Lock resources to prevent unexpected changes

As an administrator, you may need to lock a subscription, resource group, or resource to prevent other users in your organization from accidentally deleting or modifying critical resources. You can set the lock level to CanNotDelete or ReadOnly.

  • CanNotDelete means authorized users can still read and modify a resource, but they can't delete the resource.
  • ReadOnly means authorized users can read a resource, but they can't delete or update the resource. Applying this lock is similar to restricting all authorized users to the permissions granted by the Reader role.

Resource Manager locks apply only to operations that happen in the management plane, which consists of operations sent to https://management.azure.com. The locks do not restrict how resources perform their own functions. Resource changes are restricted, but resource operations are not restricted. For example, a ReadOnly lock on a SQL Database prevents you from deleting or modifying the database, but it does not prevent you from creating, updating, or deleting data in the database. Data transactions are permitted because those operations are not sent to https://management.azure.com.

Applying ReadOnly can lead to unexpected results because some operations that seem like read operations actually require additional actions. For example, placing a ReadOnly lock on a storage account prevents all users from listing the keys. The list keys operation is handled through a POST request because the returned keys are available for write operations. For another example, placing a ReadOnly lock on an App Service resource prevents Visual Studio Server Explorer from displaying files for the resource because that interaction requires write access.

Unlike role-based access control, you use management locks to apply a restriction across all users and roles. To learn about setting permissions for users and roles, see Azure Role-based Access Control.

When you apply a lock at a parent scope, all resources within that scope inherit the same lock. Even resources you add later inherit the lock from the parent. The most restrictive lock in the inheritance takes precedence.

Who can create or delete locks in your organization

To create or delete management locks, you must have access to Microsoft.Authorization/* or Microsoft.Authorization/locks/* actions. Of the built-in roles, only Owner and User Access Administrator are granted those actions.

Creating a lock through the portal

  1. In the Settings blade for the resource, resource group, or subscription that you wish to lock, select Locks.

    select lock

  2. To add a lock, select Add. If you want to create a lock at a parent level, select the parent. The currently selected resource inherits the lock from the parent. For example, you could lock the resource group to apply a lock to all its resources.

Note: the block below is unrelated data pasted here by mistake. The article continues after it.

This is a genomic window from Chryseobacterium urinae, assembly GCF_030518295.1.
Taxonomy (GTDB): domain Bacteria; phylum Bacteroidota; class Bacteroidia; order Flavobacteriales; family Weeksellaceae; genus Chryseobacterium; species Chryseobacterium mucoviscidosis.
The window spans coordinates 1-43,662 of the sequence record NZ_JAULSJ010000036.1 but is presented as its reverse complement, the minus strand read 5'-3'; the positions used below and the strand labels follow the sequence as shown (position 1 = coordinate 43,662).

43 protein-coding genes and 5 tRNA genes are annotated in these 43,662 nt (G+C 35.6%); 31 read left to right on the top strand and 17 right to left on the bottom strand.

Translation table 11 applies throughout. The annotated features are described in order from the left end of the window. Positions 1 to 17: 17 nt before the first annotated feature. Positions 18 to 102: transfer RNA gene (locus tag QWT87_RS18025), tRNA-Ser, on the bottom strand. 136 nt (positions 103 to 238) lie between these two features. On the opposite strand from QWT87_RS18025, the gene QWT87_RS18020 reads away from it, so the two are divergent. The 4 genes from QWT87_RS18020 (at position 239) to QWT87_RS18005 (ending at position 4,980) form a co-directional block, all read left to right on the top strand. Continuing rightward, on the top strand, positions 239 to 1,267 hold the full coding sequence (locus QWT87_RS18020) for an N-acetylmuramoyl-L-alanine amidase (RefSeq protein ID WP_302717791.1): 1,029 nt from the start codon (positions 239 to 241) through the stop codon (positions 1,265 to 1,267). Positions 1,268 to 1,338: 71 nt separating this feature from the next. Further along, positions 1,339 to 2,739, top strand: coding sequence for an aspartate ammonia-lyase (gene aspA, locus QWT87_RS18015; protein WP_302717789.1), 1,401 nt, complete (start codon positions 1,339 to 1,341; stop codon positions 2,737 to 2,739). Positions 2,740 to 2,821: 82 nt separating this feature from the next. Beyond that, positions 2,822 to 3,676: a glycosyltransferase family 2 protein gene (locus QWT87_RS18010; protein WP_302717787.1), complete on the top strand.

add lock

  3. Give the lock a name and lock level. Optionally, you can add notes that describe the lock.

    set lock

  4. To delete the lock, select the ellipsis and Delete from the available options.

    delete lock

Creating a lock in a template

The following example shows a template that creates a lock on a storage account. The storage account on which to apply the lock is provided as a parameter. The name of the lock is created by concatenating the resource name with /Microsoft.Authorization/ and the name of the lock, in this case myLock.

The type provided is specific to the resource type. For storage, set the type to "Microsoft.Storage/storageaccounts/providers/locks".

  "$schema": "https://schema.management.azure.com/schemas/2015-01-01/deploymentTemplate.json#",
  "contentVersion": "",
  "parameters": {
    "lockedResource": {
      "type": "string"
  "resources": [
      "name": "[concat(parameters('lockedResource'), '/Microsoft.Authorization/myLock')]",
      "type": "Microsoft.Storage/storageAccounts/providers/locks",
      "apiVersion": "2015-01-01",
      "properties": {
        "level": "CannotDelete"

Creating a lock with REST API

You can lock deployed resources with the REST API for management locks. The REST API enables you to create and delete locks, and retrieve information about existing locks.

To create a lock, run:

PUT https://management.azure.com/{scope}/providers/Microsoft.Authorization/locks/{lock-name}?api-version={api-version}

The scope could be a subscription, resource group, or resource. The lock-name is whatever you want to call the lock. For api-version, use 2015-01-01.

In the request, include a JSON object that specifies the properties for the lock.

  "properties": {
    "level": "CanNotDelete",
    "notes": "Optional text notes."

Creating a lock with Azure PowerShell

You can lock deployed resources with Azure PowerShell by using the New-AzureRmResourceLock as shown in the following example.

New-AzureRmResourceLock -LockLevel CanNotDelete -LockName LockSite -ResourceName examplesite -ResourceType Microsoft.Web/sites -ResourceGroupName exampleresourcegroup

Azure PowerShell provides other commands for working locks, such as Set-AzureRmResourceLock to update a lock and Remove-AzureRmResourceLock to delete a lock.

Next steps